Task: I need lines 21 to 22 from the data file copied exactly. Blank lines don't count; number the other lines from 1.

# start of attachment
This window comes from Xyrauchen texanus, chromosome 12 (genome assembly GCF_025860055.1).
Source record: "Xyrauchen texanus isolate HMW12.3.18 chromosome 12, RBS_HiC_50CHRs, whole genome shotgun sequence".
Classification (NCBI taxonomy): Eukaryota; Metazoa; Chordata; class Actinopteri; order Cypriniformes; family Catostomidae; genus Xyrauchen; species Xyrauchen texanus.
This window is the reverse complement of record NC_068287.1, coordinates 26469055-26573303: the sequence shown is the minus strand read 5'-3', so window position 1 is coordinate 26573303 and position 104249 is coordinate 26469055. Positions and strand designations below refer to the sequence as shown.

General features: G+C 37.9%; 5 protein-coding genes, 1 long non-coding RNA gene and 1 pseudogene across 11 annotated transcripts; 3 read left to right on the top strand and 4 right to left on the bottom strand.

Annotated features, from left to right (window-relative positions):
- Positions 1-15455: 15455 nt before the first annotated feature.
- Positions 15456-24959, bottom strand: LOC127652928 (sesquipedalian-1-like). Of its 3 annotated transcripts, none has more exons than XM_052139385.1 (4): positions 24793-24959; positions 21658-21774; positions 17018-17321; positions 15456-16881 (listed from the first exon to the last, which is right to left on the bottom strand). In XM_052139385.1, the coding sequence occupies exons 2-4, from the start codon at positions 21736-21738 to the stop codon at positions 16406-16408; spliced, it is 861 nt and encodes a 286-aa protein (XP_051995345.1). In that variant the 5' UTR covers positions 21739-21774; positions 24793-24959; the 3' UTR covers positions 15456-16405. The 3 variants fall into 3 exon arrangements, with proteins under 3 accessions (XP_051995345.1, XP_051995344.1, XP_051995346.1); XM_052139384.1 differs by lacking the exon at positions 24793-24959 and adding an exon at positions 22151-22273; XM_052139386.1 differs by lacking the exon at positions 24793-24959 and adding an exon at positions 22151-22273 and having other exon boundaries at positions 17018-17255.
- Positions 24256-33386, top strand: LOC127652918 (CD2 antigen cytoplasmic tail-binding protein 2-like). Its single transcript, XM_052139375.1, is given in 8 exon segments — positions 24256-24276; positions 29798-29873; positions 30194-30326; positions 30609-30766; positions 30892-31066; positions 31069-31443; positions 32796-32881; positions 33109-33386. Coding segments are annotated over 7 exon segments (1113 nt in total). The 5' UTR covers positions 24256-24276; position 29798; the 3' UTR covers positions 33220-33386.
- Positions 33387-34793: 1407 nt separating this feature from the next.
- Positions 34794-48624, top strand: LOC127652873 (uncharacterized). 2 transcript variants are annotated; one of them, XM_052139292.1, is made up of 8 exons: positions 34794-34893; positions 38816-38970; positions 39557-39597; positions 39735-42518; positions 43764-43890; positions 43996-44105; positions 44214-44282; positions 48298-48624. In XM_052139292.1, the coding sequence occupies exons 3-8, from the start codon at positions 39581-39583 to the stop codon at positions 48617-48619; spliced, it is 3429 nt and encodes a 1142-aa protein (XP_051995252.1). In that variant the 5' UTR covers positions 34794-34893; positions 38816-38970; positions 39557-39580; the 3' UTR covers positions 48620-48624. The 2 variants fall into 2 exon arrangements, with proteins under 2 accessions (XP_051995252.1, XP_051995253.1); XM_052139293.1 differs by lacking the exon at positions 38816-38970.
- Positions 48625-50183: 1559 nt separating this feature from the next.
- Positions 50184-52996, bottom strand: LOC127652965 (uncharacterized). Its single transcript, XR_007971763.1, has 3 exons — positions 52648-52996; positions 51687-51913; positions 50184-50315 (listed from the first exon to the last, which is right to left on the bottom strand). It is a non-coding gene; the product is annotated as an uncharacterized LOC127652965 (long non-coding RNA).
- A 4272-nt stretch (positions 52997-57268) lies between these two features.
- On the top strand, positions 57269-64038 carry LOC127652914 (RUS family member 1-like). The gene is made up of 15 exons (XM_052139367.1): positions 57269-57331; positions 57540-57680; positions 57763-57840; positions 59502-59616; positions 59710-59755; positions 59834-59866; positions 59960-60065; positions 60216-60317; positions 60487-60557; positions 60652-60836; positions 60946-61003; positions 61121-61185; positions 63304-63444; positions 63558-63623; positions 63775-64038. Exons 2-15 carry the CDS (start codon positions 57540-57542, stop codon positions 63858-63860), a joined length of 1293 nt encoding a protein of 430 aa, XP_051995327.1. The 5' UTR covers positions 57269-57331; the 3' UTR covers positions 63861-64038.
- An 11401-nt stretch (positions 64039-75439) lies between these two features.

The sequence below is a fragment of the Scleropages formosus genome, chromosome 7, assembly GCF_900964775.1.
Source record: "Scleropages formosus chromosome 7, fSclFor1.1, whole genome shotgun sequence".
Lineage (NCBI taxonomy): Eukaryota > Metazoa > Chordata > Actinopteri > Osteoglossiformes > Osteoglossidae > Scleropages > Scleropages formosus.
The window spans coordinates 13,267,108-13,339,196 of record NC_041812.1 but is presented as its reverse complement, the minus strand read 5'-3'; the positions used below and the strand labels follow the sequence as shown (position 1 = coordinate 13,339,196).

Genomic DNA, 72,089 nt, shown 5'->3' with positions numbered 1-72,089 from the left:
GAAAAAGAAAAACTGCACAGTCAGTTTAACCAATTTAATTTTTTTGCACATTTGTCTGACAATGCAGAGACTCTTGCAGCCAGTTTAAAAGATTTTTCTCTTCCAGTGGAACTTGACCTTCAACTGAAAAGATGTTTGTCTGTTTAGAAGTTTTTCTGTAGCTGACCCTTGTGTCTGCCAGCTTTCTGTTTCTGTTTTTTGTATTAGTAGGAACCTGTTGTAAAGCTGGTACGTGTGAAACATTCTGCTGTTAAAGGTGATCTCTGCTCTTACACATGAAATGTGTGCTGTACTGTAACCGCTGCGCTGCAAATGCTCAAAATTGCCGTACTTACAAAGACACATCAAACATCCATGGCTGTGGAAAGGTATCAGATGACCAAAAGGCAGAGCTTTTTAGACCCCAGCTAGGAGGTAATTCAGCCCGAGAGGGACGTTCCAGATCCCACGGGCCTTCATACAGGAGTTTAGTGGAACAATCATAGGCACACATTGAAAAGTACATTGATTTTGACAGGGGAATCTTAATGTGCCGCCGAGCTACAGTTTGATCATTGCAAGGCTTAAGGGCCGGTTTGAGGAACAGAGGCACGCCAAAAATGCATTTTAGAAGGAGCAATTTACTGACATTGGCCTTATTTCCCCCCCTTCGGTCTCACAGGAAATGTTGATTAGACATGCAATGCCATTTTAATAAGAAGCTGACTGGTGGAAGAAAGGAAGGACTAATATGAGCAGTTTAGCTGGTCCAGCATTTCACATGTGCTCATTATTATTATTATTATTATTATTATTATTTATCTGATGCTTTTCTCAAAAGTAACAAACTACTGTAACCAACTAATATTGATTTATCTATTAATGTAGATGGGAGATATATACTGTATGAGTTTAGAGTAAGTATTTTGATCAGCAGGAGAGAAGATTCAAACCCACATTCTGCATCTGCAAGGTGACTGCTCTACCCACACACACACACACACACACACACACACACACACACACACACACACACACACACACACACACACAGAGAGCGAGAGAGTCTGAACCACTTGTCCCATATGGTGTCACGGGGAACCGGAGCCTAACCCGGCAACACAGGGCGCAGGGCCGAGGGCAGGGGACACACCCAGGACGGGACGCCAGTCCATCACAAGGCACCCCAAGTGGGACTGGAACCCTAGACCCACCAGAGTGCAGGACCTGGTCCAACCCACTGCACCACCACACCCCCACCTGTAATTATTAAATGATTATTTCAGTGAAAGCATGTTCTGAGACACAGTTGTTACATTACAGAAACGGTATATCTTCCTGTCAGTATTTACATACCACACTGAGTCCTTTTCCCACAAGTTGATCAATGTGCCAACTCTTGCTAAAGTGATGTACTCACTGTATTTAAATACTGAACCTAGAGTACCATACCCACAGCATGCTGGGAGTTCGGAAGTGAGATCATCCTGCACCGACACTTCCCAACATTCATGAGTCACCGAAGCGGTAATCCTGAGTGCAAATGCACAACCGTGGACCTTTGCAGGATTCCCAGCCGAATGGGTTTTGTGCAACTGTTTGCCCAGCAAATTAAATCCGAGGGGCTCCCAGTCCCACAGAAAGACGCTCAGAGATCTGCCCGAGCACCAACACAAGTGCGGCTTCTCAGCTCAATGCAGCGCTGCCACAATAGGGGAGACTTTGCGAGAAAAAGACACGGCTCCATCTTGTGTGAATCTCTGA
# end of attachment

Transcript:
Genomic DNA, 72,089 nt, shown 5'->3' with positions numbered 1-72,089 from the left:
GAAAAAGAAAAACTGCACAGTCAGTTTAACCAATTTAATTTTTTTGCACATTTGTCTGACAATGCAGAGACTCTTGCAGCCAGTTTAAAAGATTTTTCTCTTCCAGTGGAACTTGACCTTCAACTGAAAAGATGTTTGTCTGTTTAGAAGTTTTTCTGTAGCTGACCCTTGTGTCTGCCAGCTTTCTGTTTCTGTTTTTTGTATTAGTAGGAACCTGTTGTAAAGCTGGTACGTGTGAAACATTCTGCTGTTAAAGGTGATCTCTGCTCTTACACATGAAATGTGTGCTGTACTGTAACCGCTGCGCTGCAAATGCTCAAAATTGCCGTACTTACAAAGACACATCAAACATCCATGGCTGTGGAAAGGTATCAGATGACCAAAAGGCAGAGCTTTTTAGACCCCAGCTAGGAGGTAATTCAGCCCGAGAGGGACGTTCCAGATCCCACGGGCCTTCATACAGGAGTTTAGTGGAACAATCATAGGCACACATTGAAAAGTACATTGATTTTGACAGGGGAATCTTAATGTGCCGCCGAGCTACAGTTTGATCATTGCAAGGCTTAAGGGCCGGTTTGAGGAACAGAGGCACGCCAAAAATGCATTTTAGAAGGAGCAATTTACTGACATTGGCCTTATTTCCCCCCCTTCGGTCTCACAGGAAATGTTGATTAGACATGCAATGCCATTTTAATAAGAAGCTGACTGGTGGAAGAAAGGAAGGACTAATATGAGCAGTTTAGCTGGTCCAGCATTTCACATGTGCTCATTATTATTATTATTATTATTATTATTATTTATCTGATGCTTTTCTCAAAAGTAACAAACTACTGTAACCAACTAATATTGATTTATCTATTAATGTAGATGGGAGATATATACTGTATGAGTTTAGAGTAAGTATTTTGATCAGCAGGAGAGAAGATTCAAACCCACATTCTGCATCTGCAAGGTGACTGCTCTACCCACACACACACACACACACACACACACACACACACACACACACACACACACACACACACACACACAGAGAGCGAGAGAGTCTGAACCACTTGTCCCATATGGTGTCACGGGGAACCGGAGCCTAACCCGGCAACACAGGGCGCAGGGCCGAGGGCAGGGGACACACCCAGGACGGGACGCCAGTCCATCACAAGGCACCCCAAGTGGGACTGGAACCCTAGACCCACCAGAGTGCAGGACCTGGTCCAACCCACTGCACCACCACACCCCCACCTGTAATTATTAAATGATTATTTCAGTGAAAGCATGTTCTGAGACACAGTTGTTACATTACAGAAACGGTATATCTTCCTGTCAGTATTTACATACCACACTGAGTCCTTTTCCCACAAGTTGATCAATGTGCCAACTCTTGCTAAAGTGATGTACTCACTGTATTTAAATACTGAACCTAGAGTACCATACCCACAGCATGCTGGGAGTTCGGAAGTGAGATCATCCTGCACCGACACTTCCCAACATTCATGAGTCACCGAAGCGGTAATCCTGAGTGCAAATGCACAACCGTGGACCTTTGCAGGATTCCCAGCCGAATGGGTTTTGTGCAACTGTTTGCCCAGCAAATTAAATCCGAGGGGCTCCCAGTCCCACAGAAAGACGCTCAGAGATCTGCCCGAGCACCAACACAAGTGCGGCTTCTCAGCTCAATGCAGCGCTGCCACAATAGGGGAGACTTTGCGAGAAAAAGACACGGCTCCATCTTGTGTGAATCTCTGA